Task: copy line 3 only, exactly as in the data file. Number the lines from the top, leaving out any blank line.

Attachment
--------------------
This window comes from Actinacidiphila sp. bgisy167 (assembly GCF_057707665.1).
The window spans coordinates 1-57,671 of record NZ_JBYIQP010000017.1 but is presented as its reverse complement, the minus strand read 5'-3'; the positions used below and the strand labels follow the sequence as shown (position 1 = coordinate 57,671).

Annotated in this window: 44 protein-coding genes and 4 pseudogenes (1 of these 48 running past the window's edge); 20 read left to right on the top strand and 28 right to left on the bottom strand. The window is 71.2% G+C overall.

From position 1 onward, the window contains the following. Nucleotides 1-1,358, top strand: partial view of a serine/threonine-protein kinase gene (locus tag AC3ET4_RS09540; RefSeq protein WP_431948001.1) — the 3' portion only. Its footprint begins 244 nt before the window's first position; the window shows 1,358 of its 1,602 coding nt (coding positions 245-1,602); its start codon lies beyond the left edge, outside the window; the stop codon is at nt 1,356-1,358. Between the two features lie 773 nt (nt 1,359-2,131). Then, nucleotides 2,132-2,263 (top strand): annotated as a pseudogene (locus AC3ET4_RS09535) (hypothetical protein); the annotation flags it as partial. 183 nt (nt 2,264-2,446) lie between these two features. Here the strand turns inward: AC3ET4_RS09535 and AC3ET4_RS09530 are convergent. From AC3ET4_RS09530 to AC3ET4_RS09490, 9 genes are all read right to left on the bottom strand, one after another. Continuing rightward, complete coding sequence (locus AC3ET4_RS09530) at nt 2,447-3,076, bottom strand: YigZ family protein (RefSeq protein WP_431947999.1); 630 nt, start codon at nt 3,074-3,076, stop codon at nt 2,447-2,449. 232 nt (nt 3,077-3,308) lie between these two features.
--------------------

Annotated in this window: 44 protein-coding genes and 4 pseudogenes (1 of these 48 running past the window's edge); 20 read left to right on the top strand and 28 right to left on the bottom strand. The window is 71.2% G+C overall.